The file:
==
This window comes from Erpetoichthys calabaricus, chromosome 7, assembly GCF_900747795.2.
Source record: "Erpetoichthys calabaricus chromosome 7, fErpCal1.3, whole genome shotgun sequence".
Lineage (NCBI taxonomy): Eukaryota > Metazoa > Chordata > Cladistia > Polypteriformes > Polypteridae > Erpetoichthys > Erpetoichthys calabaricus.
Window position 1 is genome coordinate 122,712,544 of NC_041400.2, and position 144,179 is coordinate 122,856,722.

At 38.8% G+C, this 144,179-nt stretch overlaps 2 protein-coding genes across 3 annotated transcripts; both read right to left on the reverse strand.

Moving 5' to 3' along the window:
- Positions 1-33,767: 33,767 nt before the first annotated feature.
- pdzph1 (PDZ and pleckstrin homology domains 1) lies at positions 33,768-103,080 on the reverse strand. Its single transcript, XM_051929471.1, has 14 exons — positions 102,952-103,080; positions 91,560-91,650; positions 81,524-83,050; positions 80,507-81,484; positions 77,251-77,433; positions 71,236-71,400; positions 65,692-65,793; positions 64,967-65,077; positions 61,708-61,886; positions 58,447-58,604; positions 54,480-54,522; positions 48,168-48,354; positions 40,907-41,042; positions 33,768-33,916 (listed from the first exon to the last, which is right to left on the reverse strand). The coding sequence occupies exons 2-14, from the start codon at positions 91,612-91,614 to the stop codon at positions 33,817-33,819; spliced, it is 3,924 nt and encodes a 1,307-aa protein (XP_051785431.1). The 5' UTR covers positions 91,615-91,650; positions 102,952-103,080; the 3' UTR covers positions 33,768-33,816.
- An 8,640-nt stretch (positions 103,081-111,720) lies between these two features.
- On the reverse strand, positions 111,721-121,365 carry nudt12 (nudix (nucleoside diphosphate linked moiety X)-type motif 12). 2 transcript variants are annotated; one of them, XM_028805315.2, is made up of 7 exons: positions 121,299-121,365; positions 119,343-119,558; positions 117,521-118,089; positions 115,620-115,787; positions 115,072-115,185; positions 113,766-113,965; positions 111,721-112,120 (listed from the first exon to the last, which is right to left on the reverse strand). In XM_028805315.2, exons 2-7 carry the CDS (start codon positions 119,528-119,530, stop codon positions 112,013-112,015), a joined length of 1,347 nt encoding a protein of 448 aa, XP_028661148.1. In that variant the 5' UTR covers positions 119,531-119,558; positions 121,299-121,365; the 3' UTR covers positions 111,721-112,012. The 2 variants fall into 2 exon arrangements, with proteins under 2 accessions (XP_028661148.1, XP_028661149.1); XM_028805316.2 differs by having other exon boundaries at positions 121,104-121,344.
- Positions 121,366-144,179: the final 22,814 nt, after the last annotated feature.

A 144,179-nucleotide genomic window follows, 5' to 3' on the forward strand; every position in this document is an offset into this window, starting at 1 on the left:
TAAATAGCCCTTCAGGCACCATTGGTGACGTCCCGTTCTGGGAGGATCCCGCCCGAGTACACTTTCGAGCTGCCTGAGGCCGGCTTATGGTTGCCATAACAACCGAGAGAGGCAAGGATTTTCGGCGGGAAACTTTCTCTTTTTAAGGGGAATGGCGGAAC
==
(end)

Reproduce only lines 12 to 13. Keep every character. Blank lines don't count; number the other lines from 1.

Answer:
A 144,179-nucleotide genomic window follows, 5' to 3' on the forward strand; every position in this document is an offset into this window, starting at 1 on the left:
TAAATAGCCCTTCAGGCACCATTGGTGACGTCCCGTTCTGGGAGGATCCCGCCCGAGTACACTTTCGAGCTGCCTGAGGCCGGCTTATGGTTGCCATAACAACCGAGAGAGGCAAGGATTTTCGGCGGGAAACTTTCTCTTTTTAAGGGGAATGGCGGAAC